Lindsey Graham’s hissy fit over the climate bill appears to have calmed down.

By day’s end, supporters said its prospects were brightening slightly, with the Republican coauthor of the legislation, Sen. Lindsey Graham of South Carolina, again discussing it with Sens. John F. Kerry (D-Mass.) and Joe Lieberman (I-Conn.).

Graham had backed away Saturday after months of negotiations because of a dispute with Senate Democratic leaders over the timing of votes on climate and immigration legislation. His move prompted Kerry and Lieberman to postpone the rollout of the climate bill, which had been scheduled for Monday.

After talking with Graham on Sunday morning, Kerry and Lieberman prepared to move ahead without him if necessary. But a Senate aide said they were increasingly optimistic that Graham would return. His presence adds the crucial imprimatur of bipartisanship to the bill, which is likely to stall without it.

So crucial that it can be removed if the Republican doesn’t like the priority order!

Let’s just remember that this bill, if it ever comes to light, will apparently be endorsed by oil companies and the Edison Electric Institute, and opposed by the environmental groups willing to speak up about it. Clean Air Watch’s Frank O’Donnell called the process “Let’s Make A Deal”, with goodies to business groups flying around. You even have the WHITE HOUSE worried about the giveaways:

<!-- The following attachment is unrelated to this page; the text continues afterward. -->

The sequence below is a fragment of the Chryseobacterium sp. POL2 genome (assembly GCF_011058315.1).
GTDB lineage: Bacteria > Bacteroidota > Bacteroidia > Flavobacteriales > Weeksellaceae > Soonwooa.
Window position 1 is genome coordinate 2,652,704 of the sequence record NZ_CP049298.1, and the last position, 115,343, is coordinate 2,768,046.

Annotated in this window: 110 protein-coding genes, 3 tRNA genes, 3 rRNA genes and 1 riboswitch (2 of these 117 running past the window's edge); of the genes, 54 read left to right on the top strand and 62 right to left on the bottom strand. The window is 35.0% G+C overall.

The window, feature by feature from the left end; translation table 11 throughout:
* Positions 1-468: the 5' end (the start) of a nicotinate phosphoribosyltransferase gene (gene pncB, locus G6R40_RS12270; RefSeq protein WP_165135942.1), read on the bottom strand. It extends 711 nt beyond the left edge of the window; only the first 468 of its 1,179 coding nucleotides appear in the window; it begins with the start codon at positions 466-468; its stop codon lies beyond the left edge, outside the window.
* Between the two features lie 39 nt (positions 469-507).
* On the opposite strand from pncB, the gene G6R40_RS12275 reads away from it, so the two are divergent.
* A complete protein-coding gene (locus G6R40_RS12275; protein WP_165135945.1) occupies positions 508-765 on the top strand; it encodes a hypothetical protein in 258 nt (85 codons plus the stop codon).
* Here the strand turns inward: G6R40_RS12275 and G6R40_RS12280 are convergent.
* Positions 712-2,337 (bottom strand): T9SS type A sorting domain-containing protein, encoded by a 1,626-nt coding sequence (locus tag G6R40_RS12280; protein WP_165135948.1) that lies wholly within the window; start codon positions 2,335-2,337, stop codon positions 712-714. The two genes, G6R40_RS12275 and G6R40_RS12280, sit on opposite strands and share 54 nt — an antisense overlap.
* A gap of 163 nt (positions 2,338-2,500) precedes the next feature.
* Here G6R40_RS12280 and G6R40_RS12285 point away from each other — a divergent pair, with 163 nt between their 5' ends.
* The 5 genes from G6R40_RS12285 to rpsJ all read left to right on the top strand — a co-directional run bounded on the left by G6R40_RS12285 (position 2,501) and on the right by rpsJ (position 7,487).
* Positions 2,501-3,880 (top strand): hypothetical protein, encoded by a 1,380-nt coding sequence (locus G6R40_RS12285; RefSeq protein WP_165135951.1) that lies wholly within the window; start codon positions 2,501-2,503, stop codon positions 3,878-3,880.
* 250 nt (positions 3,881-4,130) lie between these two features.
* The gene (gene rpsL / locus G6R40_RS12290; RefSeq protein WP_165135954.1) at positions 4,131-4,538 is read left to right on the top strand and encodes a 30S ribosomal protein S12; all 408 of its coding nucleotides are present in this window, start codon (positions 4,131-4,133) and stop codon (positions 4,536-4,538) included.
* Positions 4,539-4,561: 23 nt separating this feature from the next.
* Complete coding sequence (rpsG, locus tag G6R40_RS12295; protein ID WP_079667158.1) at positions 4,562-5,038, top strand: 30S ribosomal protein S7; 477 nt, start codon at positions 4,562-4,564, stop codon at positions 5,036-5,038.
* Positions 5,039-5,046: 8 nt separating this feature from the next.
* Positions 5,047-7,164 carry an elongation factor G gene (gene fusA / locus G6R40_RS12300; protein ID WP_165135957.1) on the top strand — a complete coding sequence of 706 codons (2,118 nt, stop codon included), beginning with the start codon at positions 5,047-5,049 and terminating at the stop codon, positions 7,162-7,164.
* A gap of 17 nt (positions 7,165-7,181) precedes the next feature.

Graham said he worried his colleagues were being “overly optimistic” in describing business support for the measure, and he lashed out at the decision by anonymous administration officials to tell Fox News earlier this month that they opposed the idea of a fee on the transport sector linked to the price of carbon, which quickly became labeled a gas tax. “I should have walked when I saw that story,” he said.

An administration official, who asked not to be identified, said the White House and Graham simply had a difference of opinion on the issue, in part because the administration did not see winning the support of oil companies “as the holy grail” of climate and energy legislation.

I don’t see any reason to move a flawed, actively harmful bill when the EPA carbon regulation process could potentially achieve better goals. Especially when support is tied to one man’s vanity.

David Dayen

David Dayen